The pen—do you give much thought to it? You might want to if you haven’t already, because it is mightier than the sword, and that’s saying a lot!

I switched from the standard ball-points, gels, and the like about 6 years ago when I bought my fountain pen.

by Sheaffer
by Sheaffer

To go with it, I picked up some résumé paper and a red flexible-for-mailing sealing wax and a seal stamp. For these latter materials, I purchased them from Nostalgic Impressions, whom I would highly recommend.

I love this pen. It is smooth. Writing with it is easy on the hand. It is tough. It’s 6 years old and still kicking.

I just used up the blank ink above, and I decided to jump into different colors. My favorite color is blue, but more precisely it is turquoise. So, I picked up a Sheaffer Skrip bottle from Goulet Pens in this color.

I love this new ink. It is vibrant. It is bright. It reflects me and my tastes.

I tried a new sealing wax to match it in color, and I do not like it. If you ask me, avoid any sealing wax that does not have its own wick for the occasional seal. You don’t want to burn through your butane lighters trying to melt the wax to seal your letters. If it has a wick, simply light it and then let it melt away like a candle—but faster—and then blow it out when you have enough melted wax. I think I’ll switch to this one from Nostalgic Impressions.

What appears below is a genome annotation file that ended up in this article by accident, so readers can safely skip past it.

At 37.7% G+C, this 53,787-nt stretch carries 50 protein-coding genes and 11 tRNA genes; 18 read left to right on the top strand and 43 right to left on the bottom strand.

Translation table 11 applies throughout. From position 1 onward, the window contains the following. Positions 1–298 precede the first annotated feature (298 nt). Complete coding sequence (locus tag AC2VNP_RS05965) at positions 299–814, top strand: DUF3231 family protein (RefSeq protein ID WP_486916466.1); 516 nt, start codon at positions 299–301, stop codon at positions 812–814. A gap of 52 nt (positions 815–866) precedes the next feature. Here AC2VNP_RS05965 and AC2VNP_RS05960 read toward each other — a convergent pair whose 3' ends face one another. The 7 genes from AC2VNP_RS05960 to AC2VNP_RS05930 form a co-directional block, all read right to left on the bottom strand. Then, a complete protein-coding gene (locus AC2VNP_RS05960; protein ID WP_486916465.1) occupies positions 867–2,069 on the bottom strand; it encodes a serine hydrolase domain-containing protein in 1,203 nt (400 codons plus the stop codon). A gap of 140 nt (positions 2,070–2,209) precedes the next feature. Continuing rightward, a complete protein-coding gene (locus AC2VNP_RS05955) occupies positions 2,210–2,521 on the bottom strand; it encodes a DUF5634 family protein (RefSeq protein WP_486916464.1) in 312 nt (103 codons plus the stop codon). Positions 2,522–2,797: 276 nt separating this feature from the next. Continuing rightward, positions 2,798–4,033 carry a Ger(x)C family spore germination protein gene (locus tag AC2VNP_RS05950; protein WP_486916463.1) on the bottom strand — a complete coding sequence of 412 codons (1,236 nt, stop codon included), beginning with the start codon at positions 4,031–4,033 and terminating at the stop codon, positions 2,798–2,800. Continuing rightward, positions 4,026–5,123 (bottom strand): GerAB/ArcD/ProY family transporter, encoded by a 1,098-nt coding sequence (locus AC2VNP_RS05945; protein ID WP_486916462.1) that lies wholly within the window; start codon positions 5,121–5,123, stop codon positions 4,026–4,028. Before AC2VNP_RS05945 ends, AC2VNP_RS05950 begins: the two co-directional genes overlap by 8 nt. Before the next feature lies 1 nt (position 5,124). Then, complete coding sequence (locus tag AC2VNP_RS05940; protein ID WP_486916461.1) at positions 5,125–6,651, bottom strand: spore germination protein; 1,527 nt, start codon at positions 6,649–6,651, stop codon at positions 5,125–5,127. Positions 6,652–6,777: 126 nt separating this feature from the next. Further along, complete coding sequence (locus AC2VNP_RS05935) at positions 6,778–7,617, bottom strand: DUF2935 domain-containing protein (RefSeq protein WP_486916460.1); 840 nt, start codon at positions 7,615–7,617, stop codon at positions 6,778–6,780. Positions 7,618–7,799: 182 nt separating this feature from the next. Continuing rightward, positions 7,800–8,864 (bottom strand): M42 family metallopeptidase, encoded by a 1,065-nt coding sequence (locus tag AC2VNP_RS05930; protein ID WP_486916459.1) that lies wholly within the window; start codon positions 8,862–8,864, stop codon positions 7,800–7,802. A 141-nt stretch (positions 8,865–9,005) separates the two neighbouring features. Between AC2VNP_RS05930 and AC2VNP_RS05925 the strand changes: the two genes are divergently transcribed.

I tried a new paper as well. It’s really thin and remarkably smooth but it rips easily with the wax seal as it bonds so well that you can’t open the letter without a massive and destructive tear without a letter opener. If you don’t plan your margins correctly, words will be lost when opening it up.

So, I am in the market for some paper solutions. I’m entertaining the idea of getting custom pressed prints but maybe some 100% cotton 36lb weight paper will do (the résumé paper was decent but it left me wanting more). I may go with this small note stationary and envelope set from Crane or this 100% cotton paper from Original Crown Mill.

In any case, put some thought into your pen. Write a letter to someone. They’ll enjoy opening and reading it it almost as much as you did writing and sealing it.

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